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Arafat Names Successor to Prime Minister Abbas

BY Admin  September 8, 2003 at 11:50 AM EDT

Palestinian observers said the nomination of Qurei is a signal that Arafat has formally accepted Abbas’ resignation and that the former prime minister will no longer serve in the Palestinian Authority. Abbas has also said his decision is final.

“I don’t want to take part in any government,” Abbas told the Associated Press. “That’s why I resigned.”

Abbas’ tenure, which began in April after his election by the Palestinian parliament, was marked by a continuous and contentious power struggle with Arafat.

Qurei is a member of Arafat’s ruling Fatah party, the speaker of the Palestinian parliament, a former member of the Palestinian Liberation Organization, and a co-author, along with Abbas, of the 1993 Oslo peace accords.

The 65-year-old nominee said Monday that he will only accept the prime minister position if he is supported by Arafat and if the United States guarantees that Israel will uphold its obligations under the internationally backed “road map” to peace, which he said would mean an end to military action against Palestinians.

“I don’t want to see more military checkpoints. I don’t want to see assassination of Palestinians. I don’t want to see the demolishing of houses,” Qurei told the AP.

Israel has said Palestinian officials have not done enough to stop terrorism and that it will continue targeting Palestinian militants and their leaders who are planning attacks against innocent Israelis.

The United States does not support Israel’s policy of assassination of militant leaders, Secretary of State Colin Powell said Sunday on NBC’s “Meet the Press.” Powell said Israeli leaders feel their actions are necessary but that U.S. officials have urged them to “consider the long-term consequences.”

Powell also called on Palestinian leaders to take a stand against militant groups.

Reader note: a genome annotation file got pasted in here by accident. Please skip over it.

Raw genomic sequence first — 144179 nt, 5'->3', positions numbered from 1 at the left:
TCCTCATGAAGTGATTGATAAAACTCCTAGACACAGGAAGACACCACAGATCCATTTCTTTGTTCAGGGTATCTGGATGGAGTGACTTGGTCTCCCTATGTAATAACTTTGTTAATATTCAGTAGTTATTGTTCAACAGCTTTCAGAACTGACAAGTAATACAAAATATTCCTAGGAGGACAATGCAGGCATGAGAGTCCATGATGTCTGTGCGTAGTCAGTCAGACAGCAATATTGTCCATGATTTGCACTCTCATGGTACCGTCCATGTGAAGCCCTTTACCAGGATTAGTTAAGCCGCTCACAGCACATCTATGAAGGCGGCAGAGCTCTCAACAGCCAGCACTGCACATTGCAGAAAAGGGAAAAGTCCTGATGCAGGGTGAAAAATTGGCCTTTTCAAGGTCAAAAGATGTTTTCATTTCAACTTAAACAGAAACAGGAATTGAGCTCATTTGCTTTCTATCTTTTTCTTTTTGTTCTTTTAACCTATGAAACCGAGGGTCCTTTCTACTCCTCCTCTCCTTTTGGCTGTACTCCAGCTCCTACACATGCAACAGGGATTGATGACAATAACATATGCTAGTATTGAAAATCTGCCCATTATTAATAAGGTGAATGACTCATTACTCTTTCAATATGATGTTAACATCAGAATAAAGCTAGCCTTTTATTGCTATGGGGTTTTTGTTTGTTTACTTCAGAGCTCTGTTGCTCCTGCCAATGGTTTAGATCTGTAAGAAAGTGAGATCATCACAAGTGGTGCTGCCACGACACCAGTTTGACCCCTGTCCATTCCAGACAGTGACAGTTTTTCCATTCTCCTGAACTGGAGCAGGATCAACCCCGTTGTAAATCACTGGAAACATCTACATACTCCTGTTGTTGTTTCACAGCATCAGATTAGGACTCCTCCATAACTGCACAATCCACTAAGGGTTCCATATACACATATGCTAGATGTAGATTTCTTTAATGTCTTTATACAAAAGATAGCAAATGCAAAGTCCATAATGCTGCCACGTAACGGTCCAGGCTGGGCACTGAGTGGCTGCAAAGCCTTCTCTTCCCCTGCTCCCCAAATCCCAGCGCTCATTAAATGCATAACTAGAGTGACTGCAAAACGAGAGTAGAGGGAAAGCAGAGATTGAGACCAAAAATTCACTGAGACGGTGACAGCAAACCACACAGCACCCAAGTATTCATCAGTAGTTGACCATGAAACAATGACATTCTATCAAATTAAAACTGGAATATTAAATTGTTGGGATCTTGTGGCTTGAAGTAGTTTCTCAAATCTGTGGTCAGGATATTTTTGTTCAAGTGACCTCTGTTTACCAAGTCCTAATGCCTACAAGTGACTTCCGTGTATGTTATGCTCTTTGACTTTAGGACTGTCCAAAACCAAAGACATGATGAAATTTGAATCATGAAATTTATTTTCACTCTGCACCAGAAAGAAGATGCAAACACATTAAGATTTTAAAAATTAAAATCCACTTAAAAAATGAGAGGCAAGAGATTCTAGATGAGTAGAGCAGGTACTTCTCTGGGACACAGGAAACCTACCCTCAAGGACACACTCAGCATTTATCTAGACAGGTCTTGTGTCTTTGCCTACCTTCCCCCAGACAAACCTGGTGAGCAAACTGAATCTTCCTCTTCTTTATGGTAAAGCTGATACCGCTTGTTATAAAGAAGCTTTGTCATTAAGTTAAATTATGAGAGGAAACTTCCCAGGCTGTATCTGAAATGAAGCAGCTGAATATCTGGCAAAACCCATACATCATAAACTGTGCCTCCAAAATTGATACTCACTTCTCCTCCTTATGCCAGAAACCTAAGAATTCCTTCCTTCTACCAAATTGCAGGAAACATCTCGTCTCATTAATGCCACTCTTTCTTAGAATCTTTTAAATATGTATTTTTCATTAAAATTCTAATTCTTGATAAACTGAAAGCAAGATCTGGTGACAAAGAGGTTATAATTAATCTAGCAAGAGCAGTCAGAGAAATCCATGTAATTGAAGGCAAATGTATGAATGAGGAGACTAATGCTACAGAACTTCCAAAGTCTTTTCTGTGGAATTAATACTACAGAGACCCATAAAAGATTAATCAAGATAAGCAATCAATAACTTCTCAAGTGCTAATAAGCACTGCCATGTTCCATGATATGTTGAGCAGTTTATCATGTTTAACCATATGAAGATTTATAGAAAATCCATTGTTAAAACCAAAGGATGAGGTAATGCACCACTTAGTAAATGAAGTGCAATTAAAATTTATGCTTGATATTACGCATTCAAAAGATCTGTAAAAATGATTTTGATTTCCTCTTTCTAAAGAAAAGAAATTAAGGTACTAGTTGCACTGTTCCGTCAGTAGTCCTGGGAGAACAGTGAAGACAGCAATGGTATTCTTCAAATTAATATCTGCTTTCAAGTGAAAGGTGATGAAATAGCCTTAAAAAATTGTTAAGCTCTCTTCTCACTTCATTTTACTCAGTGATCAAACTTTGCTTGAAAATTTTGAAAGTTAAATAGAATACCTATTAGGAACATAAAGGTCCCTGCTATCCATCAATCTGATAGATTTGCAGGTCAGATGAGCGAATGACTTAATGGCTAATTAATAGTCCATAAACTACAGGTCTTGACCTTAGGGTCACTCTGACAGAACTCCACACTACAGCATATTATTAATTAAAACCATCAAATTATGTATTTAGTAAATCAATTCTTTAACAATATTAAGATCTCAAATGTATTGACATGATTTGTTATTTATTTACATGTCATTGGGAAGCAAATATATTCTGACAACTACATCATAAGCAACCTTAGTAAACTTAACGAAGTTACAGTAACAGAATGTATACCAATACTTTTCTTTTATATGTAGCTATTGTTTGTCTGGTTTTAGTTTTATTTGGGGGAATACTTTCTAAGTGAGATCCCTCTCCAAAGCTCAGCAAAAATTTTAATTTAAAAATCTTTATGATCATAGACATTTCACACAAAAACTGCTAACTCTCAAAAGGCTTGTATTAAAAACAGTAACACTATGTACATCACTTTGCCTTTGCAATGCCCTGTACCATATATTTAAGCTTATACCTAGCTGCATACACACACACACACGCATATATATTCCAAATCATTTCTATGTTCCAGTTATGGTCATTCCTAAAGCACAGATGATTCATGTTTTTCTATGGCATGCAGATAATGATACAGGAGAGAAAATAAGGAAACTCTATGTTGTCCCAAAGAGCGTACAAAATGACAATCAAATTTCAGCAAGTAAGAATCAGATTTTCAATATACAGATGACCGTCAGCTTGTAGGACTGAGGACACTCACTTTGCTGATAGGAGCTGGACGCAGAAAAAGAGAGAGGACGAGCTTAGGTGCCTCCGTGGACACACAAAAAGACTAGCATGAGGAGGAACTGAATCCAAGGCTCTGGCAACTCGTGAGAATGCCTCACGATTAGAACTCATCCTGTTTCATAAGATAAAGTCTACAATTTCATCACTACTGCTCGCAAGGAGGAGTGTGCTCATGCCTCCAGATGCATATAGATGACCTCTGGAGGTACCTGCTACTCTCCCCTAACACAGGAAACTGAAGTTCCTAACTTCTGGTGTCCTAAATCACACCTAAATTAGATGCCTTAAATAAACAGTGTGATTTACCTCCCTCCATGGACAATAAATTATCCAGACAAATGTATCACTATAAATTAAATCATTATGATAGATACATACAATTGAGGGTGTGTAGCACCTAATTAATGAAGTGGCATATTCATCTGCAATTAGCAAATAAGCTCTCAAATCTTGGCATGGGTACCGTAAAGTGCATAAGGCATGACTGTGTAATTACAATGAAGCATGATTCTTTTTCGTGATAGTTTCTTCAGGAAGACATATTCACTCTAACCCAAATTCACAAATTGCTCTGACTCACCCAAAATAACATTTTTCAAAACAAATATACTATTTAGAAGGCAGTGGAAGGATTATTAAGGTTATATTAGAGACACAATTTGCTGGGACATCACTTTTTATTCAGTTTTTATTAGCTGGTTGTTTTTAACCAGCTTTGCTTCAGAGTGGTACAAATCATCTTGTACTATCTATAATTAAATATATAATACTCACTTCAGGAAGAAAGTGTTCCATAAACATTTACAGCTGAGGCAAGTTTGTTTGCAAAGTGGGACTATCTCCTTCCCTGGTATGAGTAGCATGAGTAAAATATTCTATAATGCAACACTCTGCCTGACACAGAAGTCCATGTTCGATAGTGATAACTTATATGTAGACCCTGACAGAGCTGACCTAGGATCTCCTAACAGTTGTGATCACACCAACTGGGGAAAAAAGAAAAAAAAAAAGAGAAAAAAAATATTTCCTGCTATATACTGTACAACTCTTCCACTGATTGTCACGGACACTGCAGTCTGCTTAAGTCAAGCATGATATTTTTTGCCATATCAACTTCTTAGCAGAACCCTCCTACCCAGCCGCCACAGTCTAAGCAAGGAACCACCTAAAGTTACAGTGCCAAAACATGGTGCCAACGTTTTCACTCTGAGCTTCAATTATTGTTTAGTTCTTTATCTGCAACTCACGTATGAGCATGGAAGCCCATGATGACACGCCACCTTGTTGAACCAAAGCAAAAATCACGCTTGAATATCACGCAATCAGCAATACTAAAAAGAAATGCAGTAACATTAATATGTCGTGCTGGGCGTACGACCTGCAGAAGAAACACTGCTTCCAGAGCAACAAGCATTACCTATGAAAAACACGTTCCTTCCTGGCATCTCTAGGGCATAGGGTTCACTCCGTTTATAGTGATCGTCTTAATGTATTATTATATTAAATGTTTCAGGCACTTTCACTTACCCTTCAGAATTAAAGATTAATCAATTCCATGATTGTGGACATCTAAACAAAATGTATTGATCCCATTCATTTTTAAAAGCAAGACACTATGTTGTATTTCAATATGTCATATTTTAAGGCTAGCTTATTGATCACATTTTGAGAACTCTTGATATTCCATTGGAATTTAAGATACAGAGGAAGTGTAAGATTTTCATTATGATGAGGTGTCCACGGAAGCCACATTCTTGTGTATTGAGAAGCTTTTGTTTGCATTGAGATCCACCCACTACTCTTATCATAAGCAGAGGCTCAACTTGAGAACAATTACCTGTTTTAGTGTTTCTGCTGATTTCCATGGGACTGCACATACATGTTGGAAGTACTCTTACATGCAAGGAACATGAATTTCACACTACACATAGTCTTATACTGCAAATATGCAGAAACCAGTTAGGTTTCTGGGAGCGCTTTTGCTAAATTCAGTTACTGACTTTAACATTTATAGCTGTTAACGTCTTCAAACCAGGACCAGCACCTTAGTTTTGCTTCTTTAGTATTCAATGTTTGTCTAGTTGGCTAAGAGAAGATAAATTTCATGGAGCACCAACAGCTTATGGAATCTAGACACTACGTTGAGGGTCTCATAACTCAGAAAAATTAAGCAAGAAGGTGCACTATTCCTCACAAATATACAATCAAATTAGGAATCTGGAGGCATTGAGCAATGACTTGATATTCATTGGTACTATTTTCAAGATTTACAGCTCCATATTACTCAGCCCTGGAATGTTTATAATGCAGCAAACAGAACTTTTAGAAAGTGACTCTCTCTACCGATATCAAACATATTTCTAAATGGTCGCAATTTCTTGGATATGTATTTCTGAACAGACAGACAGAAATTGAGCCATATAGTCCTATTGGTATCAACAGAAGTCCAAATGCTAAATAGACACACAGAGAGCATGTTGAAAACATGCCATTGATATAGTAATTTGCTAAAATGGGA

“They have to decide on a cause of peace. They have to decide that, once and for all, all weapons inside the Palestinian Authority, any form of power inside the Palestinian Authority, has to be under legal control,” Powell said on Meet the Press. “You cannot be a responsible government if you have terrorist organizations operating within your areas of responsibility that go after innocent people and, frankly, destroy the dreams of your own people.”

The Palestinian Authority created the post of prime minister following an international diplomatic effort designed to dilute Arafat’s influence. The American government said last year that it would not deal with Arafat because he had been too accommodating to terrorist groups.

Arafat, however, was reportedly reluctant to cede any power to Abbas, leading to a division in the Palestinian Authority.

Abbas feuded with Arafat over control of Palestinian security forces. In his resignation statement, Abbas said clashes with Arafat and Israel’s refusal to uphold its obligations under the road map made the goals of the prime minister position impossible to fulfill.

Israeli Prime Minister Ariel Sharon’s office issued a statement Saturday that said Israel will not accept Arafat as the leader of the Palestinian Authority.

The Israeli cabinet will reportedly hold a meeting to discuss what to do about Arafat within the next few days, the AP reported. Cabinet members could vote to expel Arafat from Palestinian territory or to isolate him by cutting off his access to visitors and phone and electrical services.

Reacting to concerns that in-fighting among Palestinians and continued military action by Israel have killed the road map, Powell said that he believes the peace process can move forward, but only if Palestinian leaders work to stop terrorism.

“If there is going to be a process to peace, if the road map is going to continue to unfold — and I believe it can continue to unfold — then there has to be a concerted effort against Hamas and other terrorist organizations and terror activity,” the secretary said.

The Palestinian foreign minister, Nabil Sha’ath, said Monday that the “peace process did not die and the principles we had agreed upon are acceptable to everybody.”